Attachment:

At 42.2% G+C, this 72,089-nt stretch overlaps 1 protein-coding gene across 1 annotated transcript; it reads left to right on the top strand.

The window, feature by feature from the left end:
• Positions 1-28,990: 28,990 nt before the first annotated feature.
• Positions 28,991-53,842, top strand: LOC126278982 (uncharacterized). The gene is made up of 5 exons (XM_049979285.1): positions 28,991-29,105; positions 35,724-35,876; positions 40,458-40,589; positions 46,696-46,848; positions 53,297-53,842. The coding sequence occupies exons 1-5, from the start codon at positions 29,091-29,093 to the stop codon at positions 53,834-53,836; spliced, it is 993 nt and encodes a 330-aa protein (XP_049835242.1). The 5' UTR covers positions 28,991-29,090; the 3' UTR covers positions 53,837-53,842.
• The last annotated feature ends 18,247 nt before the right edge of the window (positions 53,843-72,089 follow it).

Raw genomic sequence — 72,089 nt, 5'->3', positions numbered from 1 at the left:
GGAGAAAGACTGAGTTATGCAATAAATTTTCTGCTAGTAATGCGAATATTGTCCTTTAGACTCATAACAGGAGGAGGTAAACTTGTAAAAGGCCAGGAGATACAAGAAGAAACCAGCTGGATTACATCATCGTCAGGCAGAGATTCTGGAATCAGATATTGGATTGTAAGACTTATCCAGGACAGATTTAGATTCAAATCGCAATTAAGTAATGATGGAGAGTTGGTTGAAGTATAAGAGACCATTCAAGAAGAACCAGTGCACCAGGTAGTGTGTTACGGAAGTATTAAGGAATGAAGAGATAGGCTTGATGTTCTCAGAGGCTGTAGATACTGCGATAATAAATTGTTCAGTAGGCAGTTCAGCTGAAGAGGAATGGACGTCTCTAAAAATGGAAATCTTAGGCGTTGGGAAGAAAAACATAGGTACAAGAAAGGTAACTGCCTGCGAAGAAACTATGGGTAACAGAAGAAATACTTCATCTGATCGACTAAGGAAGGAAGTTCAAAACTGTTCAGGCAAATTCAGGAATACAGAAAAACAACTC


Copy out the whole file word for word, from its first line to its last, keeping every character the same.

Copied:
At 42.2% G+C, this 72,089-nt stretch overlaps 1 protein-coding gene across 1 annotated transcript; it reads left to right on the top strand.

The window, feature by feature from the left end:
• Positions 1-28,990: 28,990 nt before the first annotated feature.
• Positions 28,991-53,842, top strand: LOC126278982 (uncharacterized). The gene is made up of 5 exons (XM_049979285.1): positions 28,991-29,105; positions 35,724-35,876; positions 40,458-40,589; positions 46,696-46,848; positions 53,297-53,842. The coding sequence occupies exons 1-5, from the start codon at positions 29,091-29,093 to the stop codon at positions 53,834-53,836; spliced, it is 993 nt and encodes a 330-aa protein (XP_049835242.1). The 5' UTR covers positions 28,991-29,090; the 3' UTR covers positions 53,837-53,842.
• The last annotated feature ends 18,247 nt before the right edge of the window (positions 53,843-72,089 follow it).

Raw genomic sequence — 72,089 nt, 5'->3', positions numbered from 1 at the left:
GGAGAAAGACTGAGTTATGCAATAAATTTTCTGCTAGTAATGCGAATATTGTCCTTTAGACTCATAACAGGAGGAGGTAAACTTGTAAAAGGCCAGGAGATACAAGAAGAAACCAGCTGGATTACATCATCGTCAGGCAGAGATTCTGGAATCAGATATTGGATTGTAAGACTTATCCAGGACAGATTTAGATTCAAATCGCAATTAAGTAATGATGGAGAGTTGGTTGAAGTATAAGAGACCATTCAAGAAGAACCAGTGCACCAGGTAGTGTGTTACGGAAGTATTAAGGAATGAAGAGATAGGCTTGATGTTCTCAGAGGCTGTAGATACTGCGATAATAAATTGTTCAGTAGGCAGTTCAGCTGAAGAGGAATGGACGTCTCTAAAAATGGAAATCTTAGGCGTTGGGAAGAAAAACATAGGTACAAGAAAGGTAACTGCCTGCGAAGAAACTATGGGTAACAGAAGAAATACTTCATCTGATCGACTAAGGAAGGAAGTTCAAAACTGTTCAGGCAAATTCAGGAATACAGAAAAACAACTC